Friday, 11 July 2008

Maung Weik Charged with Trafficking Drugs & Maung Weik Profile

The Irrawaddy News

One of the richest men in Burma and a powerful friend of the country’s ruling military elite has been charged with drug abuse and involvement in trafficking, according to a police sergeant from Lanmadaw Township police station in central Rangoon.

The senior policeman told The Irrawaddy that Maung Weik, 35, was charged at Lanmadaw Township police station along with Nay Tun Lwin, Aung Min, Kyaw Phone Naing, Kyaw Hlaing, Kyaw Kyaw Win and Malaysian national Peter Too Huat Haw.

The Myanmar Times weekly journal also reported that the seven named suspects had been charged with engaging in drug trafficking from Malaysia to Burma since 2003.

Maung Weik, a founder of the Maung Weik & Family business group, which is involved in trading and real estate, is accused of importing ecstasy and ketamine to Burma. It has been reported that he catered to wealthy Burmese youths and sons of leading generals.

“They often held parties at their offices or homes and invited celebrities,” a close friend of Maung Weik said. “They got people hooked on drugs and then kept on selling the stuff to them.”

Sources said that ecstasy pills generally sold for as much as 60,000 kyat each (US $50) in upper-class circles in Rangoon, a relative fortune in a country where the average salary is little more than $30 per month.

“Maung Weik used drugs with family members of the ruling generals and distributed drugs to movie stars,” said his former business partner.

According to sources, Maung Weik and his cronies forced young actresses and models to have sex with them after giving them drugs.

“If some military officials or their family members want to have sex, they come to Maung Weik and he arranges one of these celebrity girls,” one of his friends said.

“He is very happy to serve up anything for Burmese officials and their families,” she said. “Whatever they want—drugs, drink, sex—he is always ready.”

“Drug trafficking crimes carry a ten-year to life sentence,” a Rangoon businessman told The Irrawaddy. “I don’t know what the government will do for Maung Weik, but he is close to the military generals and their families.”

According to several journalists, Burma’s chief of police denied that any celebrities had been arrested or detained and said they had not charged any businessmen with drugs offences or trafficking on June 26.

Meanwhile, a source close to Than Shwe’s family said that Nay Shwe Thway Aung, the favorite grandson of Burmese head of state Snr-Gen Than Shwe, was also involved in the Maung Weik drug scandal.

“I heard Than Shwe was angry at Maung Weik because he got his grandson addicted to ecstasy,” the source said. “So he ordered the crackdown on Maung Weik and his drug gang.”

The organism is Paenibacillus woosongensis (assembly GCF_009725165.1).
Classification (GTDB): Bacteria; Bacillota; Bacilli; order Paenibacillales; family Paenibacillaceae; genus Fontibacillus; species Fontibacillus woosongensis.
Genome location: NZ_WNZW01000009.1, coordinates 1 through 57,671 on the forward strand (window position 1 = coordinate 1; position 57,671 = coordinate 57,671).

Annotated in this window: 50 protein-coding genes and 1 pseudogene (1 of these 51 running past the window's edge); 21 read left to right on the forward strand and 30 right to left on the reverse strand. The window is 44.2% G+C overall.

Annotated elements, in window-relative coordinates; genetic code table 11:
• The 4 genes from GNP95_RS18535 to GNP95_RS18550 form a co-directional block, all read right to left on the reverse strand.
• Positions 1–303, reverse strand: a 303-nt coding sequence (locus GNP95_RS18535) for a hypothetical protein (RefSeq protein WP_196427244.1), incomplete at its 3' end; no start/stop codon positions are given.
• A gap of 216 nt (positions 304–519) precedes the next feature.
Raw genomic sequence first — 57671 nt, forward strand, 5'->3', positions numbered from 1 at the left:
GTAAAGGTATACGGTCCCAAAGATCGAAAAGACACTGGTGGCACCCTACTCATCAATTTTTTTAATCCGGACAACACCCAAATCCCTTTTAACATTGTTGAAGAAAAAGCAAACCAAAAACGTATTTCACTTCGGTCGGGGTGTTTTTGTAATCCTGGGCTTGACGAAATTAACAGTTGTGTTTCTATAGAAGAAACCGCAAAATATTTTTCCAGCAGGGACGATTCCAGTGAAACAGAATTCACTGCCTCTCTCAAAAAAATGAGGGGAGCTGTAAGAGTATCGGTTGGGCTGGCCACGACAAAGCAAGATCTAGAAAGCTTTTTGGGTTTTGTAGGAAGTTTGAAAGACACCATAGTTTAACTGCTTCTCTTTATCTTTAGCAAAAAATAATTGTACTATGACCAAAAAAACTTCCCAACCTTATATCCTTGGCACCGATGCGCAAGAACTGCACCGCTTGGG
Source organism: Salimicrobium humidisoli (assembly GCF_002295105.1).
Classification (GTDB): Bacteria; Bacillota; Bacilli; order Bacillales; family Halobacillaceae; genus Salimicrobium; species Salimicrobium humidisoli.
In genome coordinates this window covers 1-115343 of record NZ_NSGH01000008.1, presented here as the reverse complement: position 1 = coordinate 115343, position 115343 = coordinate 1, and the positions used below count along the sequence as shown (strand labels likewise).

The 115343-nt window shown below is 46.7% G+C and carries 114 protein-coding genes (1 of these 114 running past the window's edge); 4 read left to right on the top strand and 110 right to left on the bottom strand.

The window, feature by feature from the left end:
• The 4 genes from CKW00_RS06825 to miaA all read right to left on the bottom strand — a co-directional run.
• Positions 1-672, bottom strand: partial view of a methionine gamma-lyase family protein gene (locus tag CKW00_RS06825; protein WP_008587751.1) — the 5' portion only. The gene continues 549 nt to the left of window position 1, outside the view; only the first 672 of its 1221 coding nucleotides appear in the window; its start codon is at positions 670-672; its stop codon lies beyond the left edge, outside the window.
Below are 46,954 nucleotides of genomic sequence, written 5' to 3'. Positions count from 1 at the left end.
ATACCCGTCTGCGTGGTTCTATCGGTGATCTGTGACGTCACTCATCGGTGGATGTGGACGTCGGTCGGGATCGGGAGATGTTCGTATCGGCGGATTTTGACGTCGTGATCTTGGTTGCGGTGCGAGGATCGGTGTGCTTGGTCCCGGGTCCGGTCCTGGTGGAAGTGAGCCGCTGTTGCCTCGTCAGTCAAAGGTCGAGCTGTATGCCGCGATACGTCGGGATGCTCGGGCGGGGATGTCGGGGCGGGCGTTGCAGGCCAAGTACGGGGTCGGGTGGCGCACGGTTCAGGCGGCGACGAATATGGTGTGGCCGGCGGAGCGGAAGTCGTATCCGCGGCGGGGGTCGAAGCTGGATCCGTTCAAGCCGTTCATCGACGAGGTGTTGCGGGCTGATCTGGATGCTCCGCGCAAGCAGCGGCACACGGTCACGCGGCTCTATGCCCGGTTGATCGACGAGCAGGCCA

Maung Weik

Another of Burma’s young business barons, Maung Weik founded the Maung Weik & Family Co, which first gained prominence a decade ago and has since become the biggest importer of steel and gilding glue—used in the building and maintenance of Burma’s many pagodas. While his company has earned much of its profits from the development and construction sectors, Maung Weik also speculated heavily in the futures markets (beans and pulses) for several years until profits flattened out in 2005, and two years earlier began exporting marine products.

Maung Weik stirred up controversy in 2004 with his purchase of 44 acres of Rangoon’s Hlaing Campus (formerly Regional College No. 2). Former university students and faculty were resentful of his plan to build a housing development on the site. Other members of the business community also complained that the campus belonged to the people of Burma and should not be parceled out to investors by the government. Maung Weik’s deal for the Hlaing Campus was reportedly inked by ousted prime minister Khin Nyunt. Rumor now has it that criticism of the deal has led Maung Weik to sell the 44 acres to fellow tycoon Tay Za.

Other difficulties have posed problems for Maung Weik, whose company has in recent years earned a reputation for shoddy construction materials and poor service. Such criticism and speculation about Maung Weik’s connections with Khin Nyunt, say fellow businessmen in Rangoon, have compelled the young tycoon to keep a low profile. These reports would seem to have been confirmed as Maung Weik insisted on his exclusion from any discussion of Burma’s top business leaders when contacted by The Irrawaddy, and suggested that many other Burmese businessmen were wealthier and more successful.

Perhaps Maung Weik sells himself short. He has considerable connections within Burma’s military government. He is married to the niece of Maj-Gen Myint Swe, the commander of Rangoon Division and head of the newly created Burmese intelligence units, and has given generously to a number of government projects and schools—including a recent donation of 100 million kyat (nearly US $100,000) to Shwedagon Pagoda in Rangoon.

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